Origin of the Mercator Map Projection & Why We Use It

Origin of the Mercator Map Projection & Why We Use It

You may have wondered why Conquest Maps has chosen to create our maps using the Mercator projection, or what a map projection even is.  Simply put, a map projection is a way to represent a three-dimensional spherical object (the Earth) on a two-dimensional flat surface (a map). Because, let’s face it, it’s often a lot more convenient to have a map on the wall versus a globe (even though those are very cool as well!). Because of this translation from 3-D to 2-D, all maps have a degree of distortion, especially those showing the entire Earth.

When the Mercator projection was introduced by Flemish cartographer Gerardus Mercator in 1569, it became the standard for nautical navigation because of its ability to represent lines of constant true direction. Later, it became a staple in classrooms to teach world geography. It is still one of the most common projections used in creating maps to this day. 

One of the primary reasons we utilize the Mercator projection here at Conquest Maps is because of its common usage. It provides a familiar and comfortable design, with a harmonious composition for our maps. We also believe it offers a simple and functional way to pin your past travels, and visualize your future adventures!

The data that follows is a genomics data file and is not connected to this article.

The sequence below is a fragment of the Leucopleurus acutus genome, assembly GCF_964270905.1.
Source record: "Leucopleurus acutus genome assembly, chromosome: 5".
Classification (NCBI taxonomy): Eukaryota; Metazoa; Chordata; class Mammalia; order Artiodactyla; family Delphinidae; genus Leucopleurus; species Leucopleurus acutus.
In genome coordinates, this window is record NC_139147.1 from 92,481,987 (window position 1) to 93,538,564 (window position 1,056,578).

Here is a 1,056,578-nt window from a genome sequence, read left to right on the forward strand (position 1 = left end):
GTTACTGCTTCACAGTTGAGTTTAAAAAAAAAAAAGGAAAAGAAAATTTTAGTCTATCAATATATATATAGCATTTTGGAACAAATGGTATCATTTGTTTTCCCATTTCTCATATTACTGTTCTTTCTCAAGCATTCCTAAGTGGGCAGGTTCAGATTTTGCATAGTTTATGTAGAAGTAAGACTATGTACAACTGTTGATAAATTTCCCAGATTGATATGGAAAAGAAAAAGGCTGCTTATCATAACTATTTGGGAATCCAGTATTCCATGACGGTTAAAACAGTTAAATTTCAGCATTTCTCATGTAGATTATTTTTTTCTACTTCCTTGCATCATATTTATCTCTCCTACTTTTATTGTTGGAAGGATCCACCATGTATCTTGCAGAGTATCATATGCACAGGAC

But a frequently noted drawback of using the Mercator projection for world maps is the distortion that occurs both north and south the further away from the equator you look. As it is a cylindrical projection, regions that touch the equator are the most accurately portrayed in regard to relative size, while areas that are closer to the polar regions are more distorted. For example, this makes Greenland appear much larger compared to other land masses. That distortion happens because the space between the lines of latitude increases the further away north or south the latitude lines are from the equator moving towards either the North or South poles. 

As an alternate map projection to the Mercator, we introduced the Winkel-Tripel map projection in 2020. The Winkel-Tripel projection has been used by the National Geographic Society since 1998 for standard world maps and has been adopted by many schools for teaching purposes. It shows some of the most accurate shapes and sizes of countries of any map projection. We currently offer the Winkel Tripel projection in three different styles of our world maps. 

If you have another map projection you would be interested in seeing used for our maps, please let us know! We keep track of our customers’ requests and maybe we will use your preferred map projection in the future!